SLA Lepton Review
I've owned an SLA powered Lepton scooter now for a couple of months. Having only had it since late fall, I've not had much time to log serious miles. I have managed to do some real world range testing in colder temperature and hilly conditions, and would like to share what I've found so far.
These features are standard, and directly out of the Lepton sales flyer which is available for downloading (pdf format) on the Zap web site:
Top Speed: 25 MPH
Range: Up to 20 miles
Great hill-climbing ability
Colors: Red, Black
Helmet & Charger storage under seat
Rear view mirror
"Economy" and "Performance" modes
On-board battery charger
Tires: 100/80-10 53L
Suspension, Front: Hydraulic forks
Suspension, Rear: Coil spring over shock
Ignition Key w/ security pass card
Warranty: Six month
DC, Brushless, Permanent Magnet
Max. Power 1,800 watts
Continuous Power 1,000 watts
Throttle Control: Variable - twist grip
Make & Type: Lead-Acid, AGM type
Amp-Hour capacity: (4) x 38 AH
Pack Voltage: 48VDC
Life Cycle: 200
Recharge time: (80% DOD) five hours
I have found that the performance of the SLA Lepton scooter is fairly close to the advertised claims. The top speed according to the manual I received with the scooter is actually 28 MPH, and this is the top speed that my speedometer indicates on the flat. This is 3 MPH faster than the sales brochure from Zap (above) indicates. The ability to climb hills is definitely there as I live high up in the northwest hills of Connecticut, and have had no difficulty in climbing any of the steepest hills here. The quoted 20 miles of range is very close to what I've found, (16.5 max to date using my "performance" mode driving stategy outlined below) and to be fair, my testing has been in less than favorable (i.e. cold, quite hilly) conditions.
I have found that "economy" mode will absolutely maximize the range that the SLA powered Lepton can achieve. I'd even go further to say that I could likely go further than 20 miles while in this mode. I believe economy mode achieves this by internally limiting the current drawn by the motor. This in turn limits the speed. While in this mode of operation, I've observed that all I need to do is drive with the throttle wide open as the Lepton controller automatically limits the speed/current draw of the motor. By contrast, "performance" mode simply allows the throttle to proportionaly control the speed of the scooter. (faster, more fun!) Because the Lepton is SLA powered, the batteries don't have a constant capacity at all discharge current rates. The capacity of the SLA batteries in the Lepton (most all SLA powered LEV's, actually) becomes less at higher discharge currents. While economy mode will indeed minimize this drawback of SLA batteries, I think it is too conservative. The speed gets unacceptably slow even on small inclines. What I've done is to study exactly what economy mode does and then drive in performance mode while mimicking the function of economy mode to a less conservative degree. My stragegy here is very basic. Hold around 20 - 25 MPH on a flat, 15 MPH on a small to medium incline, and 8 - 10 MPH on really steep inclines. I would only switch to economy mode if I thought I was not going to have enough charge left to make it to my destination. Another advantage of my strategy is that since I'm actually in performance mode, I can very quickly accelerate to fast speed should I need to due to a traffic situation.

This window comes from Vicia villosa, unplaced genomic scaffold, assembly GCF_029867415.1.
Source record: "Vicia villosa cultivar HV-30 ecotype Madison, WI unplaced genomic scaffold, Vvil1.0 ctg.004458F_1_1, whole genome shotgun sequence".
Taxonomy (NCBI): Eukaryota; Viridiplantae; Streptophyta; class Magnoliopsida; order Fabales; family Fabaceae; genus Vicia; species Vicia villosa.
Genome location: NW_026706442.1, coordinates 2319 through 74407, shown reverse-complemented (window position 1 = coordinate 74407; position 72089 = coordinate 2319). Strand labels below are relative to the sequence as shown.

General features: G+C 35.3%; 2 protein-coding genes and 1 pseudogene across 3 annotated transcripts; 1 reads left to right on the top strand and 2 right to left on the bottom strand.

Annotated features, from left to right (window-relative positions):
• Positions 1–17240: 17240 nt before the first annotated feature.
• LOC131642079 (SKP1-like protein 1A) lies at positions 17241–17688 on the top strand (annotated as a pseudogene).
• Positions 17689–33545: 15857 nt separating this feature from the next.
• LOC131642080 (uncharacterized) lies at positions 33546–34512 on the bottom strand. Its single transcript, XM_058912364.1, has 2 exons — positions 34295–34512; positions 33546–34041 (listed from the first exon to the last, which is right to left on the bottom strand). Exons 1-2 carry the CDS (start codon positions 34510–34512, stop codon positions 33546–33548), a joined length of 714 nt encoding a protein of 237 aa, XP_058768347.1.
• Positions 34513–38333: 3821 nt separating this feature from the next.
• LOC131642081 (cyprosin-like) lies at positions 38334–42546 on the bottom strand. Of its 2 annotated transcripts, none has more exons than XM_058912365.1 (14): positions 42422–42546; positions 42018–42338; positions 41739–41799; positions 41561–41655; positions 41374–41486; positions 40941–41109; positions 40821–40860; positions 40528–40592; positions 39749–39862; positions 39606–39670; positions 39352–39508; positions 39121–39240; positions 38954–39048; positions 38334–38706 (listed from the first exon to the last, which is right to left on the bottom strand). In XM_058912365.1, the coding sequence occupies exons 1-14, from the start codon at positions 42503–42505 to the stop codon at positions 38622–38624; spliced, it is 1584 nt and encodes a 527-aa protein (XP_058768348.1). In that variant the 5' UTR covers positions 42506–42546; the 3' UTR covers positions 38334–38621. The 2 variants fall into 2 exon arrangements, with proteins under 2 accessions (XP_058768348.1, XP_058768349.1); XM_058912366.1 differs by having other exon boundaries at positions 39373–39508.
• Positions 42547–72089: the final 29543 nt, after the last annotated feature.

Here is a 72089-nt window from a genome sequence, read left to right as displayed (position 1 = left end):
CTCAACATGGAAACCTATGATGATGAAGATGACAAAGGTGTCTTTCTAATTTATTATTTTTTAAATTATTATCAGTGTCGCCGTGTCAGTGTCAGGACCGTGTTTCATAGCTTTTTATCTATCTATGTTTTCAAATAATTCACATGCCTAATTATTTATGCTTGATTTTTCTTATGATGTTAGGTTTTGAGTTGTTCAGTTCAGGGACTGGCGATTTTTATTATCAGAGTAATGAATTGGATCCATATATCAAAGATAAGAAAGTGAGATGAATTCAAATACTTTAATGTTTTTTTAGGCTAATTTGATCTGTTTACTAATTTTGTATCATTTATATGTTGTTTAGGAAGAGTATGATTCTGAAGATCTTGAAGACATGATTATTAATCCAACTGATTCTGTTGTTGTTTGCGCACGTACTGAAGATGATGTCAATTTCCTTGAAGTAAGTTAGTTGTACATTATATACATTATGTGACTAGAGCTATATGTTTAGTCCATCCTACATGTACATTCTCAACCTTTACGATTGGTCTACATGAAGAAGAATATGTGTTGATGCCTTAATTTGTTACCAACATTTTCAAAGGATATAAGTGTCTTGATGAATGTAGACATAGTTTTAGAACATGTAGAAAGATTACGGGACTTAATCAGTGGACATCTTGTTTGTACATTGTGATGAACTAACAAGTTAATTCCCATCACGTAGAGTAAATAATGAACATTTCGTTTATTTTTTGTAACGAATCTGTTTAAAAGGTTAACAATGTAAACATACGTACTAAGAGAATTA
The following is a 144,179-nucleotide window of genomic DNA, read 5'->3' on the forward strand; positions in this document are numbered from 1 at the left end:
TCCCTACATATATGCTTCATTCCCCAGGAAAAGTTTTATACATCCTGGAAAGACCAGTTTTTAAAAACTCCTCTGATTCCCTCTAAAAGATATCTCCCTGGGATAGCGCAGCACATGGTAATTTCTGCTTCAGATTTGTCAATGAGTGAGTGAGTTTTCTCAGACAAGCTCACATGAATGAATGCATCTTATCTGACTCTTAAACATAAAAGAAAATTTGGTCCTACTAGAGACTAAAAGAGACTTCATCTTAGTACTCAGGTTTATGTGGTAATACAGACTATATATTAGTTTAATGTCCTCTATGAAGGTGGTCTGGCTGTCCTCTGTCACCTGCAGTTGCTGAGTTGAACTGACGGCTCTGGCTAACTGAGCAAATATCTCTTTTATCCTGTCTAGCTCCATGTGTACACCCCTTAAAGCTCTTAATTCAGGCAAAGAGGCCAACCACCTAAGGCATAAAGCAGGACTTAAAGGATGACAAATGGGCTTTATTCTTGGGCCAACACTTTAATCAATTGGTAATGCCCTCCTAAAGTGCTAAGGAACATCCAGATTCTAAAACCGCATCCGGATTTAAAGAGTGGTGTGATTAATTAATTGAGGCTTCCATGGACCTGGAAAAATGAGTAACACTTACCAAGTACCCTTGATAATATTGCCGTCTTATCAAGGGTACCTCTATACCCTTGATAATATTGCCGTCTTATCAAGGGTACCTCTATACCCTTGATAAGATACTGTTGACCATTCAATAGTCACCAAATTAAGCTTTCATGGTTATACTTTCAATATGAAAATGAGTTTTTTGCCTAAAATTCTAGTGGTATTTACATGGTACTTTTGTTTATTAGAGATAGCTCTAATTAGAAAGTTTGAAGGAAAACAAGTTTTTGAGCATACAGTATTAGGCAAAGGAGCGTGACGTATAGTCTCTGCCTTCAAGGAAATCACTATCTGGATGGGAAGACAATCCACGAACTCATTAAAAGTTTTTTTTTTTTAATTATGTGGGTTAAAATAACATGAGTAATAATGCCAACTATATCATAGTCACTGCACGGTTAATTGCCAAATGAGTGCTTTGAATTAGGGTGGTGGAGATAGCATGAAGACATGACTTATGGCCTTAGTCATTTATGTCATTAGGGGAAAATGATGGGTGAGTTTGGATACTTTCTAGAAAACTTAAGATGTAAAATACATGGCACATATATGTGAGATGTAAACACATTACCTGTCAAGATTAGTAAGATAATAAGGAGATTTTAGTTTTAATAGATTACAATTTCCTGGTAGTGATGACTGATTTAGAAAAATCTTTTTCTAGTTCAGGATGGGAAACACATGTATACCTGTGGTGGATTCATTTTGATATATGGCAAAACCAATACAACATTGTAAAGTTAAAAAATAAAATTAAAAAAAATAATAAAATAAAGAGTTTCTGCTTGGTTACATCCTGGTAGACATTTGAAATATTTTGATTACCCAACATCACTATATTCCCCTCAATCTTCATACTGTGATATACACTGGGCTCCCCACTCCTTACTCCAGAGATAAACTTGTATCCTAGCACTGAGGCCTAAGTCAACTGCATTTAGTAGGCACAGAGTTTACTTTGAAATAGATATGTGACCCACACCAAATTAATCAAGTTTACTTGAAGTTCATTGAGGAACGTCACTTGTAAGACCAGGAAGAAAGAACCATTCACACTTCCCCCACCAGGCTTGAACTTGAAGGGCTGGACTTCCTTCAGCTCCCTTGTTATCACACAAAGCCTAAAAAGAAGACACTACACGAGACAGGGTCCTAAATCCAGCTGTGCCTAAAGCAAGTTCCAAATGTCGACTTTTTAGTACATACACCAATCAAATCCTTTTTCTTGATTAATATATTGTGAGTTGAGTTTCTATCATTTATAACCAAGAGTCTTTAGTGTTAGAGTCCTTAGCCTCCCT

The Lepton also has regenerative braking. This means that while the throttle is completely disengaged, the motor becomes a generator and dumps charge back into the battery while coasting. The regenerative braking on the Lepton is very powerful. In fact, it can be used as the primary means of braking. If used in this fashion, I've learned that it is necessary to at least lightly tap the brake so that the back brake light comes on. This shows people behind me that I'm indeed slowing down. One change I'd like to seen made here is to have the brake light turn on automatically while regenerative braking is active. Personally, I'm of the school of thought that more range can be realized by free wheeling down hill instead of dumping puny amounts of charge back into the battery while coasting. In all fairness, however, I'm certain that the Lepton designers intended the Lepton to be used in the more urban environment where stop and go driving would be more prevalent. In this case, regenerative braking may be an efficient means of getting the most range out of a single battery charge.
Driving Strategy in Real World Traffic
While 28 MPH is mighty speed amongst most current escooters, it's very meek speed when compared to even modest automobile traffic. One must adopt a different strategy when traveling with average traffic. The gas powered mopeds I've owned and operated in the past had about the same performance, so my Lepton traffic strategy is really borrowed from my moped experience. I tend to stay to the side of the road and only actually enter traffic at intersections where there are traffic lights or stop signs. The very good acceleration of the Lepton gives me more than enough speed and power to jump into/out of traffic where necessary. (easily superior to the sluggish acceleration of the gas mopeds) The only acception I make to this strategy is in those towns that have two lanes going through the center in each direction with a posted speed limit of 25 - 30 MPH. In this case, I tend to occupy the right-most lane with no difficulty. On narrow back roads, I always pay attention to who's behind me and try to make it as easy as possible for them to get around me. Sometimes this means speeding up to get around a corner so that they can safely pass me on the next straight or slowing down and pulling far over so that they may safely go around me. I see this as being courteous. It's been my experience that most car drivers see it this way too, and as such, don't get annoyed with me. In fact, most of them take a moment to focus on the "neat factor" of the Lepton!